To Parents of Preschoolers : Ready or not, here it goes !

Preschool readiness is more important than you think it is. For your child’s sake, please don’t take it for granted. First and foremost, a school is an institution for educating children, under a uniformly established routine and a common set of expectations for all children. Simply put , preschool readiness means your 3 year old NEEDS to be ready for preschool. Whether you or they want it or like it or not, they NEED to have a set of well established foundational skills for a comfortable transition into a learning environment. It’s your job as a parent, to set up your child for success in order for him/her to be an integral fit into a preschool setting. These basic skills make it easy not only for your child’s educator but more importantly for your child to expand their already well established abilities. Remember, it’s the parents role to create and build so that the teachers can expand and scaffold that very ongoing process of raising your little humans. Trust me… I am a parent, I am a teacher and I do both.

Honestly, without preschool readiness in your child, you as a parent, are unknowingly causing a huge delay in your child’s learning journey from preschool into kindergarten, which further transfers into first grade, second grade and so on. As a kindergarten teacher, I see children struggling to catch up on their learning milestones all the time. That is NOT the kind of academic and social pressure situation you want a 5 year old to learn and grow under. And as a preschool teacher, I have seen the struggles of children who are coping with the lack of preschool readiness skills. Including my own child.

What struggles one might ask? It’s hard to watch your child constantly struggle to follow simple instructions in daily activities. You don’t want to see your child get easily frustrated when sudden expectations are placed upon them. You are not going to like your child being desperately dependant on an already busy teacher, for his self care needs like dressing, day time toilet training, hand washing, eating, and so on. It hurts to see your child being socially immature and not knowing how to interact with their peers. With limited play skills, they might even find it difficult to play constructively – alone or even with peers. It is heart breaking to see your child struggling to understand or even answer simple questions asked (who, how, what, where) because they find it challenging to form simple sentences. It hits you even worse when your child responds to simple questions unclearly because somewhere you didn’t give him/her enough opportunities to develop that skill back home. With limited vocabulary, they become difficult to understand and work with. Further, it gets more challenging when they have a hard time understanding the consequences of their behaviours because you let them have their way each time back home. They don’t know how to hold or work with books or do any table activities because you didn’t introduce them to those kind of activities back home. Ultimately, they don’t want to engage in new activities or even learn about how to develop new skills because they have pretty much been their own teachers, designing their own lessons back home.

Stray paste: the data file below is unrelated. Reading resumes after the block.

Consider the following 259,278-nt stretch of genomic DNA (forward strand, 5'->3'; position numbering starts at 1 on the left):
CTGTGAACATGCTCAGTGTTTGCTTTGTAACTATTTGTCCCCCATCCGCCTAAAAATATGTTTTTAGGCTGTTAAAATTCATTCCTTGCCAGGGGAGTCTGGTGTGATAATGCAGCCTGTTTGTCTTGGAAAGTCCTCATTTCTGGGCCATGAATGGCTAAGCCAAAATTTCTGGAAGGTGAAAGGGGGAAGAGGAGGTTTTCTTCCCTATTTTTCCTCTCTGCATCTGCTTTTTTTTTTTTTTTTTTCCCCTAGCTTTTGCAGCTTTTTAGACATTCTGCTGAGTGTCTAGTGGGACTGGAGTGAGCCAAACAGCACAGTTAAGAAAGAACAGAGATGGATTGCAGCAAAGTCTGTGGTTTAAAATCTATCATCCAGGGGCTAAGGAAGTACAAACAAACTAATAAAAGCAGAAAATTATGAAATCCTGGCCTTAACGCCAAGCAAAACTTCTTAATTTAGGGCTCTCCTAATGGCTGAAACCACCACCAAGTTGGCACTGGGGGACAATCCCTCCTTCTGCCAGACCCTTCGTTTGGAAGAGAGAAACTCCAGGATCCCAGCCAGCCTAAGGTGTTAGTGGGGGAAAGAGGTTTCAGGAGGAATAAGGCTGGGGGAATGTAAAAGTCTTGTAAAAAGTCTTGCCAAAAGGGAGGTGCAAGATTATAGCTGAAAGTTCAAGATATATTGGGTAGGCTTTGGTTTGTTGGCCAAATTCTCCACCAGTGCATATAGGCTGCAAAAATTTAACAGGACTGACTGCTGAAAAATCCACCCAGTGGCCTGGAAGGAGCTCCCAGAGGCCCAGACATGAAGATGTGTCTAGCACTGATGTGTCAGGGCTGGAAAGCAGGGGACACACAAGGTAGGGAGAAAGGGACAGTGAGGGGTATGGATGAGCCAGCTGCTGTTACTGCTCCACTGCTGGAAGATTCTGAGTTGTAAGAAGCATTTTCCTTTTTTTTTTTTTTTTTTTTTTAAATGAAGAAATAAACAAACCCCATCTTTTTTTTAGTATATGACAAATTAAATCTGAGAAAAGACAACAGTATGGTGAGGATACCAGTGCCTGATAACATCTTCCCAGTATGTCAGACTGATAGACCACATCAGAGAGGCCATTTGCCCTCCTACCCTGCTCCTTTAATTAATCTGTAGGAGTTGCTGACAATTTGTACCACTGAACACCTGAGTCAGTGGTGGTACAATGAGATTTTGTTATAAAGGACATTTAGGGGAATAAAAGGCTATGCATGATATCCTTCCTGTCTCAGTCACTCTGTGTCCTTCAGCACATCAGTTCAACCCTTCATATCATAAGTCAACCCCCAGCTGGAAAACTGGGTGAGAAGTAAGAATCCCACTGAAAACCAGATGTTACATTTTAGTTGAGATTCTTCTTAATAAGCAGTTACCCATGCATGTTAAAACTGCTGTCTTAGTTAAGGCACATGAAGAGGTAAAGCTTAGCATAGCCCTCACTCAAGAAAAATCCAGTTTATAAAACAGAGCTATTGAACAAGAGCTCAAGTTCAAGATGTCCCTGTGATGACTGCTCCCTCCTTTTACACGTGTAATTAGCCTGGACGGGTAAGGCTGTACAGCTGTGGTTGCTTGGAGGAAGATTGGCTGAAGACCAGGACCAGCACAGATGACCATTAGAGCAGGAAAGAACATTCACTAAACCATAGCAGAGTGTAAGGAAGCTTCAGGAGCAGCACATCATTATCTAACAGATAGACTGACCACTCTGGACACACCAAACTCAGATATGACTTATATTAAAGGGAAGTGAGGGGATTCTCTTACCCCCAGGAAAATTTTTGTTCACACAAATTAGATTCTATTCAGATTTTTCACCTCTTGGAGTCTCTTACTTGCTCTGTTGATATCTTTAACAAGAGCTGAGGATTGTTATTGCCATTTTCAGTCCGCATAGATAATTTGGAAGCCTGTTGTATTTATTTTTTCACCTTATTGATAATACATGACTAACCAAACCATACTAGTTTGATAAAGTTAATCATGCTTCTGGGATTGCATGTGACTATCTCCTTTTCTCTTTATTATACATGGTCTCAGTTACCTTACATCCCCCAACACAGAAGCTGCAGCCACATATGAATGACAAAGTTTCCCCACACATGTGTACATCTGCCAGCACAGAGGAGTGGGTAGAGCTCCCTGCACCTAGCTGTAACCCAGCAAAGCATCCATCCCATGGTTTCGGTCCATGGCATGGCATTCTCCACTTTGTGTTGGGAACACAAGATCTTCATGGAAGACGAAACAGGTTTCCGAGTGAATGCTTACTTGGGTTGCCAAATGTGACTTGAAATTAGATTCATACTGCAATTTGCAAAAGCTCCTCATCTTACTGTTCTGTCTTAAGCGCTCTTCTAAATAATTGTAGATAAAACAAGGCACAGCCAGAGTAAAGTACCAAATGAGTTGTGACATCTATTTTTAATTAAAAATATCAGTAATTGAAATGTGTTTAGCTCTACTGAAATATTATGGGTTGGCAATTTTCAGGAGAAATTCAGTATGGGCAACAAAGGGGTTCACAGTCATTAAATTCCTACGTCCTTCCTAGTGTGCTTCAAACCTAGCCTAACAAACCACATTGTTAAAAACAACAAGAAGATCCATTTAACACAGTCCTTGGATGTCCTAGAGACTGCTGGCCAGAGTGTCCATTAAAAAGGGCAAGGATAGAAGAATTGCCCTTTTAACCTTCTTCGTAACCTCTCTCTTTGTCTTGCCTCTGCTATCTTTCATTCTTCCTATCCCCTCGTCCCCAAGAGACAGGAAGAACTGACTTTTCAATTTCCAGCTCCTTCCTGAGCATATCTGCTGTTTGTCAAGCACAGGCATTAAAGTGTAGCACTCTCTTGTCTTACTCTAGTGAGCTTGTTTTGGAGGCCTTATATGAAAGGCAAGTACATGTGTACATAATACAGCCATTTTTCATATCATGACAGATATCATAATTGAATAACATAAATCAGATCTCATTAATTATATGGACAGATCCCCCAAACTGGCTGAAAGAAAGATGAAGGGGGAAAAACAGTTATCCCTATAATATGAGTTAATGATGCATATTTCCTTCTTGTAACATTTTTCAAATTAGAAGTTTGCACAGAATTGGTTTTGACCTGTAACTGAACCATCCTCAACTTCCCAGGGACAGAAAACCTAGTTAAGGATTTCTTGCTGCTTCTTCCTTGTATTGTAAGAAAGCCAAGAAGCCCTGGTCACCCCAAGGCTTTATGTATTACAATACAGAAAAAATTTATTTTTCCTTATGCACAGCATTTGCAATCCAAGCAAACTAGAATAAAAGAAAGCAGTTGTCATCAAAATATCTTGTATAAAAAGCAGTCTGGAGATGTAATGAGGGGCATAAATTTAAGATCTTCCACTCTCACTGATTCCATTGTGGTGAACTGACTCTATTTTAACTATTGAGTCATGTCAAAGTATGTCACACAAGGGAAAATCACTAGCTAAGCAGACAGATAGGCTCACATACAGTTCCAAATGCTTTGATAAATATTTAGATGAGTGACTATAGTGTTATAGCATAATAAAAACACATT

We as teachers, will always sugar coat these concerns when sharing it with parents like you, but to be brutal, that’s not helping your child at all. We sugar coat it because we do WANT to focus on the small successes and the positives in your child. But at the end of the day, even though it might not show on your child’s happy face everyday, your child NEEDS you to make it better for them. Think about it … with the difficulties listed above, how is your 3 year old going to succeed at attaining his/her preschool learning milestones?

Your child NEEDS you, their parent and their very first teacher, to make better (sometimes hard) choices early on itself, in order to avoid this delay in their learning journey later. So please do read between the lines when your child’s educator is sharing about your child’s performance at preschool and always think and ask about how can I make it better for MY child. They deserve a comfortable present and a successful future. And YOU AS THEIR PARENT owe it to them. I know I do!

What I need and What I want. I AM A PROUD AND EXHAUSTED TEACHER MOM.

As a “teacher mom”, early childhood education is very important to me. I always wanted my child to have that strong foundation, at the right time, to set her up for success. I believe an early start is what one needs. And I have seen it work wonderfully in action, not just on mine but also on children with moms like me. It’s a belief, it’s a choice, it’s the actions …which are worth making, well… most of the times !

My 3 and a half year old is capable of having fun, meaningful conversations with me about anything and everything. I see her developing an IQ as well as an EQ. That balance of Early Childhood Care and Education is very important to me. That’s why I chose to be an Early Childhood Educator. I learnt how my personal beliefs as a hands-on mom can be so very critical in getting my child ready and curious to learn at school. And that appetite for learning is what any teacher would love for her students to have so that it can be built upon.

Mom on the job: As a mom, I want nothing but the best destinations on my child’s itinerary for life. But wanting that isn’t enough! I also need to make sure that my child is well prepared and well equipped to take on that journey filled with ups and downs.

Teacher on the job: And as a teacher, I want my students to meet their learning objectives as per my lesson plans. But just wanting that isn’t enough! I need to plan out an exciting journey in the most healthiest, safest and adventurous ways possible in order to achieve age appropriate learning milestones.

Double Shift on the job : As a mom, a lot of my personal “needs” might endlessly stay at the back seat while my child is engaged and exploring the world of education, at all times… at home and at school. And as a teacher, a lot of my professional “wants” might get endlessly overlooked when in reality, most of those wants are what I need to succeed as a teacher.

Complicated yet mostly true for teacher moms. And what I, as a teacher mom, would really want is for moms and teachers to work in true partnership to make this magical learning journey a true success. How? When? More in the next…